Introduction to the Introduction to the Introduction by André Alexis
For me, reading the Introduction was like being caught in a spring shower while waiting for the 41, and running into a library to get out of the rain and, because the rain lasts, wandering the aisles on the fifth floor, taking books from the shelves (Waley's translations from the Chinese, a work by Roland Barthes, an oversized book about eastern birds...), draping my winter coat on a chair and sitting down to read.
My coat smells of wet coconut matting, and the library is warm, and I fall asleep, my head on the desk, and dream about a strange library filled with impossibly rare and impossibly beautiful works: Waley on birds, Barthes' translations from the Chinese, an oversized book about rain...
And when I wake, moments later, after what seems like hours, I have the momentary and vivid conviction that, if I listened properly, I could translate water into any language at all.
Pain Not Bread is a collaborative writing group formed in 1990 by Roo Borson, Kim Maltman and Andy Patton. In Introduction to the Introduction to Wang Wei, they occupy the border created by translation, allusion and echo, and make it into habitable space, a place where the subtle sensitivities of poets from the troubled late Tang Dynasty (Wang Wei, Li Bai, Du Fu, ...) blend with our own millennial anxieties. What do poets do in a difficult time? It's as though Pain Not Bread were talking and drinking with their Tang contemporaries on some old rickety ferry making its way back and forth between English and Chinese, Chinese and English, in the process weaving together a music of supreme nuance and tonal registration, a mode of speaking and feeling which is "undisfigured by sentiment" and yet riddled with its own mortality.
About the authors
Roo Borson is the author of ten books of poetry, including Short Journey Upriver toward Oishida, which won the Governor General's Literary Award for Poetry, the Griffin Poetry Prize, and the Pat Lowther Memorial Award. She has also been involved in a number of collaborative projects, including Introduction to the Introduction to Wang Wei, by Pain Not Bread (Roo Borson, Kim Maltman, and Andy Patton). Her work has appeared in numerous anthologies, such as Twentieth Century Poetry and Poetics, the Harbrace Anthology of Poetry, and the Norton Introduction to Literature. Roo Borson lives in Toronto with poet and collaborator Kim Maltman.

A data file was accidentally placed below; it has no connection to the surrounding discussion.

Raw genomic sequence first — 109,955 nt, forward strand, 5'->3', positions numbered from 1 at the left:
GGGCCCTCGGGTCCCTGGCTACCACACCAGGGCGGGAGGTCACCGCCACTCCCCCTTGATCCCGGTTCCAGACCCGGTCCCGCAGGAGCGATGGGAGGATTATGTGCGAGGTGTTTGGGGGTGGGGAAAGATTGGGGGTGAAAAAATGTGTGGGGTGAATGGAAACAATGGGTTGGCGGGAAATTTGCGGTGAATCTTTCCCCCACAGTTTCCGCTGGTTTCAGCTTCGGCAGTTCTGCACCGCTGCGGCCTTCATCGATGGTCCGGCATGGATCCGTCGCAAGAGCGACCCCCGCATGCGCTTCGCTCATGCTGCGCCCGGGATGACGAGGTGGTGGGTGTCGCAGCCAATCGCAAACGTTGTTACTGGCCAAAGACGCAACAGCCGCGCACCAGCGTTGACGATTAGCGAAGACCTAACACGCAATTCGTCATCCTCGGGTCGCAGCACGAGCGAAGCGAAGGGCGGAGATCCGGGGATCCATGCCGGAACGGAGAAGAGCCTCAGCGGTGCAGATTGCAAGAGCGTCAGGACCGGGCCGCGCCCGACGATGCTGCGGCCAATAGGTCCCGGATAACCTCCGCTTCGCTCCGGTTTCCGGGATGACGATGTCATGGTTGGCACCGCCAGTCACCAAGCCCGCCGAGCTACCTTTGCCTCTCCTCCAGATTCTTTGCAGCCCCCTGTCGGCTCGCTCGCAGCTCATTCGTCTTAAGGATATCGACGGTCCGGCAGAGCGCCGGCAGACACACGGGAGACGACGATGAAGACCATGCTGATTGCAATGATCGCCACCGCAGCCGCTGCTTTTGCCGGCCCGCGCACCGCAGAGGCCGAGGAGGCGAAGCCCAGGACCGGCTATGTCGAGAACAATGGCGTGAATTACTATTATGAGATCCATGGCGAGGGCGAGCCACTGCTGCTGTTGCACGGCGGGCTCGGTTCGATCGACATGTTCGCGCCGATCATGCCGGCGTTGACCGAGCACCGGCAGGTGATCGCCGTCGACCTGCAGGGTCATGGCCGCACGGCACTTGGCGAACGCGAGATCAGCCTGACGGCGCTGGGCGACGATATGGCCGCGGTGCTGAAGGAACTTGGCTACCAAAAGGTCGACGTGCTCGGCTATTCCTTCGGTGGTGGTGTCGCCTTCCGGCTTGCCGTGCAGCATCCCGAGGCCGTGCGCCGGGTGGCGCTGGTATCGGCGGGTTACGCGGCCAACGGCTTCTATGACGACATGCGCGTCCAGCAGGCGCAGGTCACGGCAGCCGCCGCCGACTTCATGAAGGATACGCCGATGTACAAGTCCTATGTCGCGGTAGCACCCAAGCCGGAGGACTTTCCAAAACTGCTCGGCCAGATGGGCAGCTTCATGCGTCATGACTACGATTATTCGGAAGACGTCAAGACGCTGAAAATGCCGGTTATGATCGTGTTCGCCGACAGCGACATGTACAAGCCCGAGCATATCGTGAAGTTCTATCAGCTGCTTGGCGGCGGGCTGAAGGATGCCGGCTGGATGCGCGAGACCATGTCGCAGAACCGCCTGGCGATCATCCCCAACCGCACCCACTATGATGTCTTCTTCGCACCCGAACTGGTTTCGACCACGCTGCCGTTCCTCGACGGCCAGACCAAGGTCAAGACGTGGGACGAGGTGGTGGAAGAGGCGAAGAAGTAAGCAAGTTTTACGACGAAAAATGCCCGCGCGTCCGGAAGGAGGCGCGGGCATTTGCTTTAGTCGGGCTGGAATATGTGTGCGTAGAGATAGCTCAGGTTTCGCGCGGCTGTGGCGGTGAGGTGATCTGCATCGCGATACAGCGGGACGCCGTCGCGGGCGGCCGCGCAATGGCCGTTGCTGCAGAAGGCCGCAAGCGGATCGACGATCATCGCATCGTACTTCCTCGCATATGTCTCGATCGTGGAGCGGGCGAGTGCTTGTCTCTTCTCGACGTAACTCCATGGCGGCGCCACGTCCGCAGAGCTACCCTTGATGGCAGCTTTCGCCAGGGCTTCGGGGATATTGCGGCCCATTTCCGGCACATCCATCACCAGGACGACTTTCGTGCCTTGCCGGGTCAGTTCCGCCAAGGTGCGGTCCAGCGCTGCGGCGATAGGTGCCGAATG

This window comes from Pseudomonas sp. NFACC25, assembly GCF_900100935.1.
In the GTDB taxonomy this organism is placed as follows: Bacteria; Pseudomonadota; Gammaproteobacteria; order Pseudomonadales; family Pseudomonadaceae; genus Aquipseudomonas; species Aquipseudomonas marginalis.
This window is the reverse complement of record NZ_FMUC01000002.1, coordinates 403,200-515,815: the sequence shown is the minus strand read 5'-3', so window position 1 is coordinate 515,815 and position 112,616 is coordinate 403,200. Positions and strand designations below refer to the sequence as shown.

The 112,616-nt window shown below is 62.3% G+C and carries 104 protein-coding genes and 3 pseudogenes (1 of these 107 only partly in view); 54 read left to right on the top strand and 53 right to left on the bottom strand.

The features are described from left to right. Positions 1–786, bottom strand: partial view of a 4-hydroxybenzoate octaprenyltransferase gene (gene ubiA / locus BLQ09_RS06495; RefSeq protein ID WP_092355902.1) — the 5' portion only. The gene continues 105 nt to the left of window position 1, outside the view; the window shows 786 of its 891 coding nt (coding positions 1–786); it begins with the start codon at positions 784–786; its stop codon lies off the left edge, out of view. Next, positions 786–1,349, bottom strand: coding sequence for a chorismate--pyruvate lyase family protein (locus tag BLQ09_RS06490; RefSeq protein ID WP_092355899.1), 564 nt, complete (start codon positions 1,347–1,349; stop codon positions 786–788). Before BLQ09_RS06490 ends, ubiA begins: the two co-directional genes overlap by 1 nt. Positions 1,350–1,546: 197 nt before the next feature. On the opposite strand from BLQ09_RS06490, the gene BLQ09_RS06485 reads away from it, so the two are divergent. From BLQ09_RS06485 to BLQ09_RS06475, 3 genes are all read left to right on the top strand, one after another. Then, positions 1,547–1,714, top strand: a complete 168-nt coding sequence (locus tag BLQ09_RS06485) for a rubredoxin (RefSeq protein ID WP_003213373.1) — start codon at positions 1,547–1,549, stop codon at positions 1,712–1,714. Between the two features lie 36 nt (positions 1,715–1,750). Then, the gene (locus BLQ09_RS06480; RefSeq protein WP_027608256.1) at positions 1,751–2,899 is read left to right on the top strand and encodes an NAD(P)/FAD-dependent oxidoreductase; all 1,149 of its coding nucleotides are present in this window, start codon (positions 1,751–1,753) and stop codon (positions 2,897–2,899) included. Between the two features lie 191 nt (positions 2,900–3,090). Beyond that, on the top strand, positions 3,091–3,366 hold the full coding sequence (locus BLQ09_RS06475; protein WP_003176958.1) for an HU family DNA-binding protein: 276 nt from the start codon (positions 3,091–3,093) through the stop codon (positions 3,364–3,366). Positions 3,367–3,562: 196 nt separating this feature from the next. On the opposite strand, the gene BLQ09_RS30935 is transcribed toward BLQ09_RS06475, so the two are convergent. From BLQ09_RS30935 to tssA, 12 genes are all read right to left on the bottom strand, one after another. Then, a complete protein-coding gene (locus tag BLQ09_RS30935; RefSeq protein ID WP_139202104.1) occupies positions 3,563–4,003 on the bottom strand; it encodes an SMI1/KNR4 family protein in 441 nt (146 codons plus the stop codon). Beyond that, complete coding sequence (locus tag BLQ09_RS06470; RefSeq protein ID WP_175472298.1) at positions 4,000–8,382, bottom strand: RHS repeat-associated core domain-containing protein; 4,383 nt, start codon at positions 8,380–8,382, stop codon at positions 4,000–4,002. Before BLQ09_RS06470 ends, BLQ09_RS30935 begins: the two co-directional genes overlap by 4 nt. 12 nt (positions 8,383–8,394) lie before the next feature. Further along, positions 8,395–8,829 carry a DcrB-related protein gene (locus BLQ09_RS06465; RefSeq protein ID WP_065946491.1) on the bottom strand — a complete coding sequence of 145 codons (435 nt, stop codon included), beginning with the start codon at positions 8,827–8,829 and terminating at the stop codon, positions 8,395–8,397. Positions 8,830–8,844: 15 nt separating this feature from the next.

Baziju are currently at work on a new manuscript project called Short Moral Tales.
KIM MALTMAN is a poet, theoretical particle physicist, and occasional translator who has published five books of solo poetry, over two hundred papers in the scientific literature, and three books of collaborative poetry, most recently Box Kite, published in 2016. In addition to recent solo work which has appeared under a variety of heteronyms, he is involved, in collaboration with Roo Borson, in ongoing translations of the Tang Dynasty poet Li Bai and Song Dynasty poet Su Shi. Past honours include the CBC Literary Prize, and, with collaborators Roo Borson and Andy Patton, the Malahat Poetry Prize, the Earle Birney Prize, and two National Magazine Award finalist appearances. Perhaps his most unusual literary credit is having served as consulting dog poetry editor for André Alexis’s novel Fifteen Dogs. He lives in Toronto with poet and collaborator Roo Borson. Baziju are currently at work on a new manuscript project called Short Moral Tales.
Andy Patton is a painter whose works are included in the Art Gallery of Ontario, the National Gallery of Canada, and various private collections. He represented Canada in the Biennale of Sydney in 1984. A lover of poetry, he is fascinated by the work of Montale and Mandelstam. Since 1991, he has done many paintings in abandoned buildings, often illegally, throughout Southwest Ontario.
"[Roo Borson, Kim Maltman and Andy Patton]'s decade-long project of scholarship and improvisation, aimed at recreating the spirit of Chinese poetry of the late Tang dynasty in new, original poems, has resulted in as rich a collection as you'll find in this, or any, year."--Devin Crawley, Quill and Quire
"Introduction to the Introduction to Wang Wei is replete with humour and wisdom and pleasure ... Reading this book, one gains a sense of participating in a tradition while absorbing new possibilities."--Sheila E. Murphy, Jacket Magazine